So You Think You Can Dance

Episode Report Card
Lady Lola: C | Grade It Now!
Eastern Promises

Nigel gives us all a lesson on the context of Hair, the flower children, Twyla Tharp, etc. before complimenting them both and saying, in essence, that he enjoyed the trip. Mary gives them an even more enthusiastic reception before she and Nigel start doing the sock-it-to-me dance. Debbie might in fact be stoned from that big plume of smoke Tyce had them blow on the stage at the end. She giggles and starts talking about harmony. She says that the combination of big moves and small steps blended seamlessly, which was especially surprising from two such different dancers.

Janette dances the final solo of the night to Sander Kleinenberg's club thumper "This Is Miami." Boy, you can tell she has been itching to pull this routine out for weeks. As has been well established, it can be hard for ballroom/Latin dancers to shine in solos because theirs is inherently a partner dance, but Janette really brings the sex. I haven't found her particularly mind-blowing as of yet (much like Jeanine), but she totally struts her stuff here. You can see why the judges took notice. Not sure whether it will work for the voters, though.

For the evening's grand finale, the top five guys will perform an African dance routine by Jeffrey Page. As the rehearsal progresses, all of them gradually start pissing their pants as they realize that A.) none of them are, in fact, actual Africans, which may be an impediment to not looking a fool onstage and B.) they are all very likely going to die of massive heart attacks at the end of the dance because it's so vigorous. Jeffrey sends them out of rehearsal with a whole lot of chest-puffing false bravado and desperate plea to the gods to help them get these moves down. They're dancing (shirtless, I might add) to "Balant Funk" by Ayanda Clarke & Shawn Kelly. It's intense pure drum music, and the guys are literally doing something every time the drum sounds, including about four sets of back flips, some running around like madmen, and near-constant jumping around while hoisting their legs up. They may call it dance in Africa, but from where I stand it's straight-up aerobics. I think I just had a heart attack from watching them. Needless to say it's a-ma-zing. The crowd goes wild, and the guys are pumped to have pulled it off.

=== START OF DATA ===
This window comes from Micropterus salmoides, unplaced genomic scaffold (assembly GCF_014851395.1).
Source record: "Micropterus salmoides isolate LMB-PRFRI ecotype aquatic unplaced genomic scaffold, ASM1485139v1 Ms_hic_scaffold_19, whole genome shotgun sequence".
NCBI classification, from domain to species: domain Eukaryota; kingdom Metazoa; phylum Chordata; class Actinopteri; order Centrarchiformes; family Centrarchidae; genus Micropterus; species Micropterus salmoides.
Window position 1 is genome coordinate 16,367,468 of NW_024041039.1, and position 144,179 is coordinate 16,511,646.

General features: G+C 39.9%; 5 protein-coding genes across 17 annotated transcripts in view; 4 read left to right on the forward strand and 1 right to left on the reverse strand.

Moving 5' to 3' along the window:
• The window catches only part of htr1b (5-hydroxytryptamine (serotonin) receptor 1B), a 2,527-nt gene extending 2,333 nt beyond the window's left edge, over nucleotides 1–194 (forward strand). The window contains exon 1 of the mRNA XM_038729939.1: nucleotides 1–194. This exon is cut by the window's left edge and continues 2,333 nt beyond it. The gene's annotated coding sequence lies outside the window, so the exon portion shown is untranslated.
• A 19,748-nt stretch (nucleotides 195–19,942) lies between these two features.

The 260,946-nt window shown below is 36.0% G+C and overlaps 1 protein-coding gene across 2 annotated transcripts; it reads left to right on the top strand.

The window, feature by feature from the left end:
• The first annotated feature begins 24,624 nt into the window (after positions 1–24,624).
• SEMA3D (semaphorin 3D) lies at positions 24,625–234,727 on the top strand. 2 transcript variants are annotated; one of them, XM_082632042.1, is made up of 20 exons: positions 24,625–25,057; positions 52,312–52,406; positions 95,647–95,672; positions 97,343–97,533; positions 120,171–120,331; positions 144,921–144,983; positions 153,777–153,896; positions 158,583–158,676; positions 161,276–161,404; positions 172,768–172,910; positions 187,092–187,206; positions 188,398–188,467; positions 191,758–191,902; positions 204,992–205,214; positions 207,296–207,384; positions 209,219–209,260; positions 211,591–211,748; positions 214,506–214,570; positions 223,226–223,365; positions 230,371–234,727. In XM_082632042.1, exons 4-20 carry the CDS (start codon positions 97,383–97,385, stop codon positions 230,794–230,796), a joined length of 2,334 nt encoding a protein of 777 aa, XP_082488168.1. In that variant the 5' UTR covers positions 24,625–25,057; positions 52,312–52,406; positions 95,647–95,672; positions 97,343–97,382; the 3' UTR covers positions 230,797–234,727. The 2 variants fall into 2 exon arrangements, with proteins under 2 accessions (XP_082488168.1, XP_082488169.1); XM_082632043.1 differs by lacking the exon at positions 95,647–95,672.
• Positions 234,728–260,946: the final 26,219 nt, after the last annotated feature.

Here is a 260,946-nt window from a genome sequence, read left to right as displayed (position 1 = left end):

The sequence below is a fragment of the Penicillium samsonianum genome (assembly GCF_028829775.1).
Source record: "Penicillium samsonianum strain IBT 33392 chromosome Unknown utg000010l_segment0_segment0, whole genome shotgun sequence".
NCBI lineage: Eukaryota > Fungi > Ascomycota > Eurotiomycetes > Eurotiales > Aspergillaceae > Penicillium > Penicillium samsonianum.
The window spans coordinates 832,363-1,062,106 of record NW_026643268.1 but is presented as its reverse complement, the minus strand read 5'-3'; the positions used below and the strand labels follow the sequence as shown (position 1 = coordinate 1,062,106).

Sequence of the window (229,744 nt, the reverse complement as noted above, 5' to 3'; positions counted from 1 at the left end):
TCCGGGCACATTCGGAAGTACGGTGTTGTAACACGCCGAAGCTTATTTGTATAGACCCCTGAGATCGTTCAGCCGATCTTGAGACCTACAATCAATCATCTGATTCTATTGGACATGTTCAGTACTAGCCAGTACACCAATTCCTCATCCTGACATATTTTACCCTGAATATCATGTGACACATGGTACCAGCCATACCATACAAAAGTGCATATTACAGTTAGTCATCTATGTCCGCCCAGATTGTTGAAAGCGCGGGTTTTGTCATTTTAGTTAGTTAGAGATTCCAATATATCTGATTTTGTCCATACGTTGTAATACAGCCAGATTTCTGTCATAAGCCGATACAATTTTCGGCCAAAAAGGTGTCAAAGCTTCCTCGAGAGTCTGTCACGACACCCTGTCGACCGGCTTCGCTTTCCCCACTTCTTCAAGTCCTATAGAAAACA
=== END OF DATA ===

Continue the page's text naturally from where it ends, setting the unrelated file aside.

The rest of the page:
Nigel opens up his remarks by saying, "Anyone who knows me knows how much I love African dancing." For some reason, I find that hilarious. Anyone else? He jokes that Jeffrey is one of the meanest choreographers he's ever seen, demanding so much energy from his dancers from start to finish. To wit, Ade and Kupono could literally be rung out they are so sweaty. All the guys have a nice glisten on their skin. Nigel starts a trend by singling out Evan, whom he claims looks like "a dancing milkshake." He echoes his comments to the girls that nobody stood out, which is a good thing. Mary, too, loved the dance. She tells Evan he held his own and appreciated the humor in the dance during a moment when all the other guys were muscle posing and screaming like beasts, and Evan was sticking out his little belly. Debbie closes out with a little history lesson, pointing out that African dancing holds an important place on the show as the origin of hip-hop and jazz. She praises Jeffrey's authenticity, as well as the guys' stamina, saying that they had to seriously train themselves to master the technique of African dance so quickly. Nigel throws in that it was much better than Russian folk dancing. Sheesh, what isn't?

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So You Think You Can Dance




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